Floating berth system and method

Abstract

A berthing facility and method of docking a maritime vessel that features greatly improved stability and is suitable at a wide range of depths. The floating berth is made up of a plurality of buoy components protected by a fendering assembly which constitutes the breasting and mooring dolphins of a conventional fixed berth. The fendering assembly presents shock-absorbing fender panels that help absorb the impact from docking ships, the combined system allowing absorption of large berthing energies with reduced reactions and greater safety. The buoy components are preferably each of a type known commercially as a Satellite Separator Platform (SSP)

Claims

1 . A floating berth for use in offshore berthing of maritime vessels, comprising: a plurality of floating buoys; and a protective fendering arrangement. 2 . The floating berth of claim 1 further comprising a dynamic position thruster system. 3 . The floating berth of claim 1 comprising a bridge access between the floating buoys. 4 . The floating berth of claim 1 wherein the buoys each have: a floating hull; and a column assembly that is moveable with respect to the hull. 5 . The floating berth of claim 4 wherein the column assembly is extendable and retractable vertically downwardly with respect to the hull. 6 . The floating berth of claim 1 wherein there are four buoys. 7 . The floating berth of claim 1 further comprising a fender adjustment mechanism for adjusting the angle of the fendering arrangement with respect to the buoys. 8 . The floating berth of claim 1 wherein the fendering arrangement is formed of shock-absorbing fender panels. 9 . The floating berth of claim 1 wherein the buoys are moored by lines that extend from at least one buoy to a sea floor anchor point. 10 . A floating berth for use in offshore berthing of maritime vessels, comprising: a plurality of buoys, at least one of said buoys having a floating hull and a column assembly that is extendable and retractable below the hull; and a fendering arrangement surrounding the plurality of buoys. 11 . The floating berth of claim 10 wherein each of the buoys has a floating hull and a column assembly that is extendable and retractable below the hull. 12 . The floating berth of claim 10 further comprising a fender adjustment mechanism for adjusting the angle of the fendering arrangement with respect to the buoys. 13 . The floating berth of claim 10 wherein the fendering arrangement is formed of shock-absorbing fender panels. 14 . The floating berth of claim 10 wherein the buoys are moored by lines that extend from at least one buoy to a sea floor anchor. 15 . The floating berth of claim 10 wherein there are four buoys.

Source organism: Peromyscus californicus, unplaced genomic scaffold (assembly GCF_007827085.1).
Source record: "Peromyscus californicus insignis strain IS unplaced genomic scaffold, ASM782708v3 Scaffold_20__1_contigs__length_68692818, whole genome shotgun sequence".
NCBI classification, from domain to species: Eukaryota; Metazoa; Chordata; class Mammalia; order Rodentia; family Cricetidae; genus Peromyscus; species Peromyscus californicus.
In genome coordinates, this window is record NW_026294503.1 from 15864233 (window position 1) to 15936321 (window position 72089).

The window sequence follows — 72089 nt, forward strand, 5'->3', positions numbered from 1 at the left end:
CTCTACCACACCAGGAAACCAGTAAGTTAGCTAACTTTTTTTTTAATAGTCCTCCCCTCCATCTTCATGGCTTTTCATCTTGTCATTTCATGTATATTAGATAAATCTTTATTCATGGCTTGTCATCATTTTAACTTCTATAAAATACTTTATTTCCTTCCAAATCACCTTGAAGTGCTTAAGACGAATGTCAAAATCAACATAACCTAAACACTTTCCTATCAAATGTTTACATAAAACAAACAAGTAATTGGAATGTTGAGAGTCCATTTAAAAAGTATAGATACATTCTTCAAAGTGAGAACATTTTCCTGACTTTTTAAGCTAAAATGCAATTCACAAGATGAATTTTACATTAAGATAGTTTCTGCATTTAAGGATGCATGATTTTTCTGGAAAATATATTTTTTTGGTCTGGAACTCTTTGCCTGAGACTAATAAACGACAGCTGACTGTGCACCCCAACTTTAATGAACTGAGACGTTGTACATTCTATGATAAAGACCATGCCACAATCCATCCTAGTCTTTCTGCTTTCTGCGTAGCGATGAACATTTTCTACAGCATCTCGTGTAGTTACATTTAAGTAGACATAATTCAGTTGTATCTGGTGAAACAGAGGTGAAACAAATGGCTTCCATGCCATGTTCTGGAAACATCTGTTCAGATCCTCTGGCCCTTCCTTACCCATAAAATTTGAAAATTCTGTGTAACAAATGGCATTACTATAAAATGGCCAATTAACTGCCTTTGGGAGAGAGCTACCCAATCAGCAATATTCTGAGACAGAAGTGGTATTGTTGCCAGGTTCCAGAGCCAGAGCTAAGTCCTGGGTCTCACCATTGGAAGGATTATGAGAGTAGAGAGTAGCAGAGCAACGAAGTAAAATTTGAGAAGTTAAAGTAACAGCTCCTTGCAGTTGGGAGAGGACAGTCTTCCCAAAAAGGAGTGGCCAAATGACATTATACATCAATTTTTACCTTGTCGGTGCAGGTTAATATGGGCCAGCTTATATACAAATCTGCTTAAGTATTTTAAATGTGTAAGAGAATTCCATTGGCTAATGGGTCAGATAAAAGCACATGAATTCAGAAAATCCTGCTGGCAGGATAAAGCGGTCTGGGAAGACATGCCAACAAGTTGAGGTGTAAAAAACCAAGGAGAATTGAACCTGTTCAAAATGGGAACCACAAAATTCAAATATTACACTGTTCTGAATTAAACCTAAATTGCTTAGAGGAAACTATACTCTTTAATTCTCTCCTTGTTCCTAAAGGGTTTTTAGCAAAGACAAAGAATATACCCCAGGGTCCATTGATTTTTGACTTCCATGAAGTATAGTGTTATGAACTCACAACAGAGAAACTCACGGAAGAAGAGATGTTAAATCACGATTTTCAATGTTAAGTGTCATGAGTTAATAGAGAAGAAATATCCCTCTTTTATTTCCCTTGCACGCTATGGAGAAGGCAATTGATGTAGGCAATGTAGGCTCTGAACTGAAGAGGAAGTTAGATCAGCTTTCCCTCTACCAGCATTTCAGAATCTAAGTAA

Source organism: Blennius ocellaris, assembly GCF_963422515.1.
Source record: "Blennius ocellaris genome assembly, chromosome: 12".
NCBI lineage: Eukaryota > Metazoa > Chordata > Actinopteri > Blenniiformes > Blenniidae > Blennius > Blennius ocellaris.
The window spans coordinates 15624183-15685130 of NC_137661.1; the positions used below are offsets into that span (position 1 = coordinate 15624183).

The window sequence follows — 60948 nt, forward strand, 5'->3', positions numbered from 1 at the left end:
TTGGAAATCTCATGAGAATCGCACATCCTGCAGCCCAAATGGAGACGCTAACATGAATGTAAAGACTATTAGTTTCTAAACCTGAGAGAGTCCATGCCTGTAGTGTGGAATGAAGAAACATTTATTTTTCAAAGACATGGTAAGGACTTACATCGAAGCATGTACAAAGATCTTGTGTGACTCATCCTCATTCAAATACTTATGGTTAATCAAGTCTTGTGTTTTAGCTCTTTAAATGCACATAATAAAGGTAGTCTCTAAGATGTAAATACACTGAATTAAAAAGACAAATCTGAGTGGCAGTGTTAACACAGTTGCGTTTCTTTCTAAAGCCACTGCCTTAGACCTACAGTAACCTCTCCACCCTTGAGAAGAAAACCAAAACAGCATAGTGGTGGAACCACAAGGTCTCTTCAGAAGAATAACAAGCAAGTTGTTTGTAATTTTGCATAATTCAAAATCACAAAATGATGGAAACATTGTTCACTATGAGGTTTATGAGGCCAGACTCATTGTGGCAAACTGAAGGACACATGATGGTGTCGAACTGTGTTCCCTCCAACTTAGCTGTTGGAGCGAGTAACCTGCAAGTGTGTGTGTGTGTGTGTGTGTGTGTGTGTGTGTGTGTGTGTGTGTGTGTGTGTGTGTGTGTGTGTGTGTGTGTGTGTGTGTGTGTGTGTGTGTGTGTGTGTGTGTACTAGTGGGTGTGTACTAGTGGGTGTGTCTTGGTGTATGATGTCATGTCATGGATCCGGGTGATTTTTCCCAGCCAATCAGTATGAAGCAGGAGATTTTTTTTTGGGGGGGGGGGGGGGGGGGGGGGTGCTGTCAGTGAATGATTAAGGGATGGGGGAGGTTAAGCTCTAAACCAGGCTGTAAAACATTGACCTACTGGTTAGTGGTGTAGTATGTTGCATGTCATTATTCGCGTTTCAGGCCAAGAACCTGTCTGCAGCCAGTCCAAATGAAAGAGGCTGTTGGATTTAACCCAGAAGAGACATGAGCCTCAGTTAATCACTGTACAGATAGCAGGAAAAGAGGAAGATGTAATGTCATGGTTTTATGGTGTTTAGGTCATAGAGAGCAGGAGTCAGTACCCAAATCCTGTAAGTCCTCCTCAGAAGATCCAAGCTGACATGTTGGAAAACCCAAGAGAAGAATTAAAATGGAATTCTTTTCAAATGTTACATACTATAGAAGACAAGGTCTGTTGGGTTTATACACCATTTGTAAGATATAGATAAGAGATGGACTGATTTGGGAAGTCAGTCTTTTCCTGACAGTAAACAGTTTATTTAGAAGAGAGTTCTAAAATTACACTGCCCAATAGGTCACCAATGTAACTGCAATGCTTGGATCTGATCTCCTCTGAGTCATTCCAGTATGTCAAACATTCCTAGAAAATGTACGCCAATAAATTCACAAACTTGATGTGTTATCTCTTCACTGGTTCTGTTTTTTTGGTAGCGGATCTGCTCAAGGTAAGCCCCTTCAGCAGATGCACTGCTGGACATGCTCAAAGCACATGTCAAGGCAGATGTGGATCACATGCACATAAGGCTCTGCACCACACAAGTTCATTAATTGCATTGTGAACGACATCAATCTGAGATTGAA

[0001] This application claims priority to U.S. Provisional Patent application Ser. No. 60/578,669 filed Jun. 10, 2004. BACKGROUND OF THE INVENTION [0002] 1. Field of the Invention [0003] The invention relates generally to improved methods and systems for offshore mooring of vessels. In particular aspects, the invention relates to improved methods of configuring a berth and systems for docking maritime vessels at an offshore location. The berth may be used for the following purposes: loading or unloading of cargo; unloading of passengers; refueling or maintenance and repair of maritime vessels. Maritime vessels, in the context used, include naval or commercial ships, barges, tugs, offshore floating platforms and specialty vessels used for the offshore industries. [0004] 2. Description of the Related Art [0005] An effective berth requires that the floating dock be able to sustain large forces from docking vessel impacts, winds, waves, and currents against the maritime vessel while it is at berth. The berthing arrangement must also permit the safe transfer of cargo, passenger crew, and components for maintenance or provisions from the maritime vessel to the floating dock. Additionally, a tanker captain or harbor pilot must be comfortable or somewhat familiar with the berthing facility in order to safely maneuver the ship and prevent novel and unfamiliar docking procedures to be used. The berthing facility should be economical, thereby allowing its construction and installation without undue expense that might otherwise eliminate or limit its practical use. [0006] Although floating docks are commonly used for docking of pleasure craft in yacht marinas, such an arrangement would not be suitable for use in deep water or for use with the offloading and loading of dangerous cargos in deeper areas farther from shore and from the general populace. The offshore application of a floating berth must account for required durability and safety. [0007] Known berthing arrangements for maritime vessels at sea are not optimal and include inherent risks during transfer of hazardous cargo. U.S. Pat. No. 6,546,739 issued to Frimm et al., for example, teaches a floating platform, such as a modified very large crude carrier (VLCC) that is tethered to a turret system or a CALM buoy, that is moored in place. The tether connection is a single-point mooring that allows for “weathervaning,” or movement of the tanker about that mooring point during current, waves or wind changes. Such movement of the tanker during offloading or during sensitive cargo transfer to another vessel is problematic because the relationship between the tankers can change quickly and such an arrangement may become substantially unstable in poor weather or sea conditions. SUMMARY OF THE INVENTION [0008] The present invention provides an improved berthing facility and method of docking a maritime vessel. The invention features greatly improved stability and is suitable at a wide range of depths. In an exemplary embodiment, the floating berth is made up of a plurality of buoy components that are arranged in a linear fashion and protected by a fendering assembly which constitutes the breasting dolphins of a conventional fixed berth. The fendering assembly presents shock-absorbing fender panels that help absorb the impact from docking ships. The buoy components are preferably each of a type known commercially as a Satellite Separator Platform (SSP) include a center column assembly, the position of which may be altered as needed for movement of the SSP or for stationary placement. The floating berth is moored in place to the sea floor and, preferably, is provided with bow and stern buoys, for added anchorage and stability, which constitute the mooring dolphins of a conventional fixed berth. The general configuration, which constitutes a floating berth, is a central embodiment of the invention. The fendering system provided on the berth, which is an embodiment of the present invention, provides a degree of adjustment to improve fendering efficiency over a wide range of hull shapes thereby reducing local ship side panel loads and improving safety against ship damage. A related aspect of the present invention is the use of deep set fendering which tends to cause the primary reactions to occur closer to the ship keel thereby preventing overturning moments on the floating berth components. [0009] In practice, a ship, tanker, or other maritime vessel, is docked in a stable parallel relation to the floating berth, which facilitates safe conduct of a cargo, personnel or equipment transfer, or maintenance procedures. The lowered center column assemblies of the SSP's within the docking platform provide exceptional stability for the floating platform and allow means of gangways and personnel access between the individual buoys which are a further aspect of the present invention. BRIEF DESCRIPTION OF THE DRAWINGS [0010] For further understanding of the nature and objects of the present invention, reference should be made to the following drawings in which like parts are given like reference numerals and wherein: [0011] FIG. 1 is a plan view depicting a tanker that is docked at an exemplary floating berth constructed in accordance with the present invention. [0012] FIG. 2 is an end view of the berth arrangement shown in FIG. 1 . [0013] FIG. 3 is a free body diagram depicting reactions of the maritime vessel and an individual breasting buoy during docking. [0014] FIG. 4 is a plan view of a typical mooring pattern for a single buoy used within the docking arrangement shown in FIGS. 1-3 . [0015] FIG. 5 is an illustration of physical forces involved in the exemplary breasting buoy arrangement shown in FIGS. 1-4 . [0016] FIG. 6 depicts an exemplary floating berth constructed in accordance with the present invention as configured when emplaced at a location in the sea. DETAILED DESCRIPTION OF THE PREFERRED EMBODIMENTS [0017] FIGS. 1-6 depict an exemplary floating berth and mooring arrangement, generally indicated at 10 , which incorporates a longitudinal floating berth or docking facility 12 . The floating berth 12 is located in an area of ocean 14 that is remote from shore. The floating berth 12 is made up of a plurality of buoy components 16 that support a protective fendering arrangement 18 . These buoys 16 are used as breasting and mooring dolphins which react against the side of a ship to hold it in position. While there are four buoy components 16 , shown in FIGS. 1 and 2 , those of skill in the art will understand that there may be more or fewer breasting and mooring buoys, as necessary or desired for stability of the maritime vessel. The linear arrangement of the buoy components 16 as well as desired spacing may be maintained by a suitable system of lashings, struts and the like (not shown) but exemplified by the outline 18 on FIG. 1 . The docking platform 12 is preferably provided with suitable upper walkways 17 (see FIGS. 1 and 6 ), as well as stanchions and lines (such as lines 32 ) necessary for securing of a maritime vessel thereto. The docking platform 12 may be provided with loading equipment for the handling and processing of liquids, gases and solids or for other cargo that might be transported by a tanker or vessel. At the ends of the breasting buoys, other buoys 27 and 28 may be provided for attaching ship bow and stern lines. These buoys 27 , 28 then function as mooring dolphins. [0018] The buoy components 16 , 27 and 28 are preferably Satellite Separator Platform (SSP) floating vessels of the type described in U.S. patent application Ser. No. 09/980,944 filed Oct. 22, 2001, which is owned by the assignee of the present application. That patent application is incorporated herein by reference. The SSP vessel is also marketed commercially by OPE, Inc. and its affiliated companies located in Houston, Tex. Basically, the SSP vessel includes a floating hull portion 20 with a center column assembly 22 that may be extended or retracted vertically downwardly into the sea 14 to provide improved stability while floating. An SSP vessel is generally suitable for water depth applications from approximately 100 feet to approximately 10,000 feet. The center column assembly 22 may be used to store ballast or other materials including fire fighting chemicals or hazardous chemicals to protect them from any marine vessel impact by the security of the outer hull structure. [0019] The fendering arrangement 18 is a system of bumpers and/or shock-absorbing panels that surround the breasting buoys 16 . The fendering arrangement 18 also serves to present the buoys 16 in a substantially linear arrangement as a flat-faced dock. FIG. 2 depicts an end view of a fender 18 on a breasting buoy 16 and indicates the means to alter the angle of the fender 18 by the fender adjustments 19 . As can be seen in FIG. 2 , the fender 18 is deep set below the surface of the water 14 so that lower portions of the hull of the tanker 30 may be engaged by the fender 18 during docking. The fender adjustments 19 may be threaded adjustment bolts or other devices known in the art capable of adjusting the angle of the fender 18 with respect to the adjacent buoy 16 . By providing such adjustments at added portions of the fender 18 , the orientation of the fender 18 can be made to match the hull of a docking tanker or other maritime vessel 30 . Each of the buoys 16 is moored to the ocean floor 24 , as depicted in FIG. 2 , by mooring lines 26 . There is a bow buoy 27 and a stern buoy 28 located at either end of the dock 12 , as shown in FIG. 1 . The bow and stern buoys 27 , 28 are each moored to the ocean floor 24 in the same manner as the buoy components 16 of the dock 12 . Their presence adds stability and anchorage for the berthing arrangement 10 and tanker or other maritime vessel 30 . [0020] Several docking lines 32 secure the tanker or other vessel 30 to the floating berth 12 . The tanker 30 is disposed in a substantially parallel relation to the dock 12 . This parallel docking arrangement eliminates weathervaning of the tanker 30 with respect to the docking platform 12 thereby vastly improving safety for a wide range of offshore activities. Two additional docking lines 34 , 36 are used to secure the bow and stern of the tanker 30 to the bow buoy 27 and to the stern buoy 28 , respectively. [0021] FIG. 3 is a free body diagram illustrating how the deep set fendering arrangement 18 provides a reaction closer to the keel of the vessel 30 . As shown, the horizontal reaction of the fendering (illustrated as arrow 41 ) is above that of the mooring reaction (illustrated by arrow 40 ). This aspect tends to cause the dock fendering 18 to match the face of the vessel 30 and improve motions. It also prevents the vessel 30 from overrunning the dock 12 . The dock fendering being provided with fender adjustments 19 , FIG. 2 , maintains vertical buoy orientation under severe loading while improving the matching of well faired maritime vessel hull forms, such as LNG carriers, thereby reducing hull damage of vessels with volatile cargo. This feature increases safety for the vessel 30 and floating berth 12 . [0022] FIG. 4 is a plan view of a single buoy component 16 illustrating an exemplary anchoring arrangement of the buoy 16 to the sea floor 24 . As shown, there are multiple mooring lines 26 that provide load-sharing and redundancy. By mooring the individual buoy components 16 of the dock platform 12 to the seabed, the dock platform 12 is capable of absorbing significant energy from the impact of vessels, such as vessel 30 , while minimizing the forces that are imparted to the side shell of the docking vessels. The energy absorption is created by the compliant system, which is created by the effective linkage of the mooring lines 26 and the reserve buoyancy of the buoy components 16 . FIG. 5 depicts this energy absorbing effect in a free body diagram of a simple linkage mechanism. The horizontal reaction is equal to the horizontal force to arrest the lateral motion or static forces acting on the vessel 30 . The reaction to the maritime vessel 30 is equal to the buoyancy divided by the trigonometric tangent function of the angle “A” shown in FIG. 5 . The energy is the calculus integral of the horizontal force taken with respect to the horizontal distance which is related to angle “A.” The physical result is that the energy absorption is a result of the buoyancy offered by the breasting buoys and the angle of the reacting mooring lines. The energy absorption is increased by the amount of buoyancy implemented, therefore allowing increased lateral motion of the buoy, minimizing the horizontal reaction during impact. By utilizing buoyancy to absorb the maritime vessel reactions, the docking arrangement 10 helps to avoid damage to the vessel 30 that might otherwise result from severe winds, currents, pilot or attendant tug boat error. By providing a safe mooring away from shore and populated areas capable of many times the energy absorption of conventional breasting and mooring berths, the floating dock increases safety during loading and offloading operations of many hazardous materials and minimizes congestions and delays in busy harbors. Overly busy and congested harbors lead to difficult increases in controls for homeland security. [0023] The docking platform 12 , shown in FIG. 6 , may be moved about by towing or by other means of propulsion. FIG. 6 depicts the docking platform 12 in a stationary position within the sea 14 wherein it may be moored in place by mooring lines 26 . It is noted that the center column assemblies 22 of the buoy components 16 are extended into a lowered position, so that they extend well below the hull 20 of the buoy 16 . The lower portions of the center column assemblies 22 typically include weighted ballast (not shown). This adds significant stability to the platform 12 against wave forces that would create heave, pitch, roll or yaw motions by the platform. This feature allows for the use of walkways 17 between the buoys 16 that could be safely traveled during normal sea conditions. The use of interconnecting walkways 17 for the berthing system is a further aspect of the invention. [0024] Propulsion systems (not shown) may be incorporated into the docking platform 12 to augment or replace the system of mooring lines 26 . Supplementary thrusters with an appropriate dynamic control system may be used to minimize lateral motion or maintain station during maintenance of the docking platform 12 . During transport or movement of the berth 12 , the center column assemblies 22 may be raised vertically with respect to the floating hull 20 so that there is minimal drag on the berth 12 or when it is necessary to enter shallow water as a port. [0025] As a fully contained vessel/platform, the docking platform 12 can be fabricated in virtually any construction port in the world and fully equipped prior to being towed to its installation site and, thereafter, anchored in place. It is further apparent that the floating berth principles, especially when coupled with self-propelled mobility, offer a mobile port or offshore command center which, when coupled with larger versions of the SSP or similar components, yield a series of storm stable systems for a variety of both domestic and foreign applications. [0026] Those of skill in the art will recognize that numerous changes and modifications may be made to the exemplary systems and methods described herein without departing from the scope and spirit of the invention. In fact, the invention is intended to be limited only to the claims which follow and all permissible equivalents thereof.